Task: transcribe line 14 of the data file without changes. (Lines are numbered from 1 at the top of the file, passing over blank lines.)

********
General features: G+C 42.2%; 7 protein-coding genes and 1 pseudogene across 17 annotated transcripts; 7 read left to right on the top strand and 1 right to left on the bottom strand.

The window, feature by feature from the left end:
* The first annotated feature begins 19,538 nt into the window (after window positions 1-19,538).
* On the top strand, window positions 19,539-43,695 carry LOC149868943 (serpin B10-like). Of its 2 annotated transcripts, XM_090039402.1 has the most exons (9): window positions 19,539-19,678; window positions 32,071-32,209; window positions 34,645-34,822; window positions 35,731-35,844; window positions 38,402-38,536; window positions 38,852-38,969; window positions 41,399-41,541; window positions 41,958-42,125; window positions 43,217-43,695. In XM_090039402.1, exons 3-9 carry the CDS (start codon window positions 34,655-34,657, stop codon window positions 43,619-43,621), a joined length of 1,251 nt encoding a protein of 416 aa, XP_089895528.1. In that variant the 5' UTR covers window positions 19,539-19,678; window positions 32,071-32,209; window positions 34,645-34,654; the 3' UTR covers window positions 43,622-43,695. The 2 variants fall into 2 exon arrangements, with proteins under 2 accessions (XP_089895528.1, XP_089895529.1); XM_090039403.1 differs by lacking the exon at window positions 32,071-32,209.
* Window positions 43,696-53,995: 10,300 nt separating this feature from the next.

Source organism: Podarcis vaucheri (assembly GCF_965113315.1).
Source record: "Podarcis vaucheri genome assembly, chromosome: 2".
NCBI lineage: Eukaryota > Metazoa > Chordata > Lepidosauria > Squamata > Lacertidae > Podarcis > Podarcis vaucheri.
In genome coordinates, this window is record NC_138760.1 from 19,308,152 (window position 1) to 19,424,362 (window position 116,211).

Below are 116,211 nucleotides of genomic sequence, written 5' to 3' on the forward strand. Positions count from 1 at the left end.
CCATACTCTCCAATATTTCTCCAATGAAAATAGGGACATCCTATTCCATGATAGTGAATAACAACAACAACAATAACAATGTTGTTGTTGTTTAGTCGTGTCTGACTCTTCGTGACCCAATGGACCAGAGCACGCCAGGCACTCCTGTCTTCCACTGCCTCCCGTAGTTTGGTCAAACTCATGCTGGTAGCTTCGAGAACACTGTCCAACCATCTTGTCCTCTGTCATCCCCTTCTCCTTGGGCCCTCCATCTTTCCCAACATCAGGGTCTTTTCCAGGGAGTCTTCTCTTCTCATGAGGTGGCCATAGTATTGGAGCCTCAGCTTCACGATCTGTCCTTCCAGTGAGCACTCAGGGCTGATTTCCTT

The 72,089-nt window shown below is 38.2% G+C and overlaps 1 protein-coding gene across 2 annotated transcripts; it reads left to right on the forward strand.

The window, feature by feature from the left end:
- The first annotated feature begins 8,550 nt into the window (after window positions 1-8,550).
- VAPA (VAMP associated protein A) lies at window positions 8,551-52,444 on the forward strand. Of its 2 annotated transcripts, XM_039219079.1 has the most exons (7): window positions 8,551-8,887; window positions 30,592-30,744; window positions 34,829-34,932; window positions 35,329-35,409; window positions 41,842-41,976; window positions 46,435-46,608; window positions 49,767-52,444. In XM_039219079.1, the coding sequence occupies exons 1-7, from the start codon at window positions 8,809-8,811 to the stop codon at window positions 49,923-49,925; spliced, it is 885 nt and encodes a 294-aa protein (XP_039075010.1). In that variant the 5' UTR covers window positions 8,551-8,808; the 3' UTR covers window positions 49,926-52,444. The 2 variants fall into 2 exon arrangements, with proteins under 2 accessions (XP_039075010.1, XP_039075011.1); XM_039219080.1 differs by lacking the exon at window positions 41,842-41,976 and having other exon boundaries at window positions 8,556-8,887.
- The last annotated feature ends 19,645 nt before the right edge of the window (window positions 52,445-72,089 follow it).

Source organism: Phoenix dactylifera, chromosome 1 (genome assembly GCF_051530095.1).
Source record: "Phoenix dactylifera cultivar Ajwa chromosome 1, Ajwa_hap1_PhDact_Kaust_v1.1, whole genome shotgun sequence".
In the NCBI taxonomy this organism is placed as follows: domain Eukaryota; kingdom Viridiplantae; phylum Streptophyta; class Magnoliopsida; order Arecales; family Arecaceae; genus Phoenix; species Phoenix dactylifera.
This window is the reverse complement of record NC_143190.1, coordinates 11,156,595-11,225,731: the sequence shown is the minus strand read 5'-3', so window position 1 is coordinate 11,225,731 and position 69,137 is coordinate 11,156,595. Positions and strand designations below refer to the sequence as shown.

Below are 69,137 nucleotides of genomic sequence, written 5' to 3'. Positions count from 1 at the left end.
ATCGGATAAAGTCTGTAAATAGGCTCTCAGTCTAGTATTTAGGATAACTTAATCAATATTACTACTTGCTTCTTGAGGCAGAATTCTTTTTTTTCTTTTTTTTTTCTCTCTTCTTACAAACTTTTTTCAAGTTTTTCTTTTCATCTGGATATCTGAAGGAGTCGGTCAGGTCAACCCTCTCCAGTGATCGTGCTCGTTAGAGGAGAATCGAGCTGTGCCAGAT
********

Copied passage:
- The first annotated feature begins 8,550 nt into the window (after window positions 1-8,550).